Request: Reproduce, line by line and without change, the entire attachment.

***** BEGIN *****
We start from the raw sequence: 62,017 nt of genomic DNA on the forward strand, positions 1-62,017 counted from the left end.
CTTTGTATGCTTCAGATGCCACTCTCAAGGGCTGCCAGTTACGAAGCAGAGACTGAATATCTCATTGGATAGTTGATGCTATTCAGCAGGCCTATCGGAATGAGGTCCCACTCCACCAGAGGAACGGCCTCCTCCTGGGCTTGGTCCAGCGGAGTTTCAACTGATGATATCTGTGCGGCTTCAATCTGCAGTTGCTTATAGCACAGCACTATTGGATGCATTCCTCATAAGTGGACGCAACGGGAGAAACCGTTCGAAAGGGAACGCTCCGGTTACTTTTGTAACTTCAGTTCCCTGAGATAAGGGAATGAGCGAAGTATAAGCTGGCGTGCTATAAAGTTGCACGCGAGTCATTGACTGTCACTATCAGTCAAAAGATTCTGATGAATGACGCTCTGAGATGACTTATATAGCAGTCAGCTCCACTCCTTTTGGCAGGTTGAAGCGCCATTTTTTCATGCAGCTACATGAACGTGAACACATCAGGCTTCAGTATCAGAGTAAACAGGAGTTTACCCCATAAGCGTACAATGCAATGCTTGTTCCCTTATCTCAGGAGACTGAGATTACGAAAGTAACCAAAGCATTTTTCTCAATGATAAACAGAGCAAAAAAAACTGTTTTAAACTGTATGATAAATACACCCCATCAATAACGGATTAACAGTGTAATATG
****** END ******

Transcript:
We start from the raw sequence: 62,017 nt of genomic DNA on the forward strand, positions 1-62,017 counted from the left end.
CTTTGTATGCTTCAGATGCCACTCTCAAGGGCTGCCAGTTACGAAGCAGAGACTGAATATCTCATTGGATAGTTGATGCTATTCAGCAGGCCTATCGGAATGAGGTCCCACTCCACCAGAGGAACGGCCTCCTCCTGGGCTTGGTCCAGCGGAGTTTCAACTGATGATATCTGTGCGGCTTCAATCTGCAGTTGCTTATAGCACAGCACTATTGGATGCATTCCTCATAAGTGGACGCAACGGGAGAAACCGTTCGAAAGGGAACGCTCCGGTTACTTTTGTAACTTCAGTTCCCTGAGATAAGGGAATGAGCGAAGTATAAGCTGGCGTGCTATAAAGTTGCACGCGAGTCATTGACTGTCACTATCAGTCAAAAGATTCTGATGAATGACGCTCTGAGATGACTTATATAGCAGTCAGCTCCACTCCTTTTGGCAGGTTGAAGCGCCATTTTTTCATGCAGCTACATGAACGTGAACACATCAGGCTTCAGTATCAGAGTAAACAGGAGTTTACCCCATAAGCGTACAATGCAATGCTTGTTCCCTTATCTCAGGAGACTGAGATTACGAAAGTAACCAAAGCATTTTTCTCAATGATAAACAGAGCAAAAAAAACTGTTTTAAACTGTATGATAAATACACCCCATCAATAACGGATTAACAGTGTAATATG